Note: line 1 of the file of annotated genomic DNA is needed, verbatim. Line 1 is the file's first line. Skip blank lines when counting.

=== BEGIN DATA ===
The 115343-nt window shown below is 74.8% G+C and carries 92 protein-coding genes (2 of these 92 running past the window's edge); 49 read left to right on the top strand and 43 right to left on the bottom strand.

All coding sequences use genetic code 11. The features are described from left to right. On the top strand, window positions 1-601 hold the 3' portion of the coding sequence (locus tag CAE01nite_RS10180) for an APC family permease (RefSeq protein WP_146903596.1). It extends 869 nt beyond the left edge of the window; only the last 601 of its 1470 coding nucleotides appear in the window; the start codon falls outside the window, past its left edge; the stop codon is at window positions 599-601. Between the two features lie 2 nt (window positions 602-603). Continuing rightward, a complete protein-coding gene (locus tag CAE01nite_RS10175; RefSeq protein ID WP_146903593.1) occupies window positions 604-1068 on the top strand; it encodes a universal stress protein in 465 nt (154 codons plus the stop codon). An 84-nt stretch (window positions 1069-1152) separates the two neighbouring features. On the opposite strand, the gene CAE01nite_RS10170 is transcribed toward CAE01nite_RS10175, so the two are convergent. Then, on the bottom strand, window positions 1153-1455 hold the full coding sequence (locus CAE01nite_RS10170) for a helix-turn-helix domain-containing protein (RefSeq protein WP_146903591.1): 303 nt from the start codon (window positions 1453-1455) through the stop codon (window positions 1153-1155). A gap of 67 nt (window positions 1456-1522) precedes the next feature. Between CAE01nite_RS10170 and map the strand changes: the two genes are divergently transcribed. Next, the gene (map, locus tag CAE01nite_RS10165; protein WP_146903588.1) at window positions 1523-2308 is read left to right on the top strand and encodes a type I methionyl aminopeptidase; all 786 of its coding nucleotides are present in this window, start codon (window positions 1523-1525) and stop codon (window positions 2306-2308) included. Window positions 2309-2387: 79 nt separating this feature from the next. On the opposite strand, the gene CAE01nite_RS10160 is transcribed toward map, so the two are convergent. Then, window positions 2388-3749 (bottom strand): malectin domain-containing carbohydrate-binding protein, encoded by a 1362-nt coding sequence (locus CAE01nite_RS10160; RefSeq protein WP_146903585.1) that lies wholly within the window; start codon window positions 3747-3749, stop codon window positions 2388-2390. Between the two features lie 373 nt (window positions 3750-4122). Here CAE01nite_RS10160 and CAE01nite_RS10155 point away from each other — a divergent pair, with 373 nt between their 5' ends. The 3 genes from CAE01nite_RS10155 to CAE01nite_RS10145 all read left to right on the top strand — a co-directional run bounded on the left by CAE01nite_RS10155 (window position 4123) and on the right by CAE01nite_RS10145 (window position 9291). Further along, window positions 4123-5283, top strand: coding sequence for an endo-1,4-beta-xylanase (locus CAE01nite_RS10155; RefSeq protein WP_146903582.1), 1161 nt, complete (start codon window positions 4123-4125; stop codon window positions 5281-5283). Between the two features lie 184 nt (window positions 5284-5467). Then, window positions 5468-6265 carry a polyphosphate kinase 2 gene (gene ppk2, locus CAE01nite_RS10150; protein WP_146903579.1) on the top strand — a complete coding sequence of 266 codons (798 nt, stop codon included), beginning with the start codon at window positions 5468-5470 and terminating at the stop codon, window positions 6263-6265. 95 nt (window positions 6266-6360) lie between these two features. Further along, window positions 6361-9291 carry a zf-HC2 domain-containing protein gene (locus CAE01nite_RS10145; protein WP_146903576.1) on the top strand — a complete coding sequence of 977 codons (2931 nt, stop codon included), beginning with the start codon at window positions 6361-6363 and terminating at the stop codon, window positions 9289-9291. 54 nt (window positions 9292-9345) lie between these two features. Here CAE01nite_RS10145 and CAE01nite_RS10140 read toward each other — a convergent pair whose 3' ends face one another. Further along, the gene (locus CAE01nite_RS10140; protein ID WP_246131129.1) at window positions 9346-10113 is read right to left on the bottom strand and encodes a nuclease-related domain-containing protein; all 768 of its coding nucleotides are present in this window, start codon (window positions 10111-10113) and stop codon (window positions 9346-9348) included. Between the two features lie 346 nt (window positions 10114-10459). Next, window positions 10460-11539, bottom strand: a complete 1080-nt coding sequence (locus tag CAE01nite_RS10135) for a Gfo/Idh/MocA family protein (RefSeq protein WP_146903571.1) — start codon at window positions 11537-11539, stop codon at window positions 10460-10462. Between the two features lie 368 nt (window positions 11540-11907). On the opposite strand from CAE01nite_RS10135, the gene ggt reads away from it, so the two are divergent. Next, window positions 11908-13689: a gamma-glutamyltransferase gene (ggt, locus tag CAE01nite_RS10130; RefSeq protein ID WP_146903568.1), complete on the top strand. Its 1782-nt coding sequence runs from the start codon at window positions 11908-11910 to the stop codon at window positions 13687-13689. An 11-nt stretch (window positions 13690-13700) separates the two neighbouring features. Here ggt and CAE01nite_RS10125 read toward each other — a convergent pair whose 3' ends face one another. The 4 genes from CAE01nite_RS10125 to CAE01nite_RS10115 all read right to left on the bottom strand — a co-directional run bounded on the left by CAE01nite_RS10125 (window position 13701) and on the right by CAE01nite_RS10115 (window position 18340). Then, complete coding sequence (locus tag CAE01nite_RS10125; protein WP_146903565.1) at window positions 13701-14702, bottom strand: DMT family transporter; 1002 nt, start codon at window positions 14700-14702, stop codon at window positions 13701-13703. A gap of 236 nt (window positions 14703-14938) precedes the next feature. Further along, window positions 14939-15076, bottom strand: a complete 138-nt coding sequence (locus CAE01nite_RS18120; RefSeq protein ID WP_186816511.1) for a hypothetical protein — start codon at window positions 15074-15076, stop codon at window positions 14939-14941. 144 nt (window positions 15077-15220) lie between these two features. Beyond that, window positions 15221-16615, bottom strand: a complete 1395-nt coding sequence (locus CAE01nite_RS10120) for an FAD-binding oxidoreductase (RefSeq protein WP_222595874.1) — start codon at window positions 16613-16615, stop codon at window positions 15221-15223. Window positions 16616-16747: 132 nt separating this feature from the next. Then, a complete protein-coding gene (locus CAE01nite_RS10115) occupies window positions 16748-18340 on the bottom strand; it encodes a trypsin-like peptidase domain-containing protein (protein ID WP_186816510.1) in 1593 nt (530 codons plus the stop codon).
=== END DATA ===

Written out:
The 115343-nt window shown below is 74.8% G+C and carries 92 protein-coding genes (2 of these 92 running past the window's edge); 49 read left to right on the top strand and 43 right to left on the bottom strand.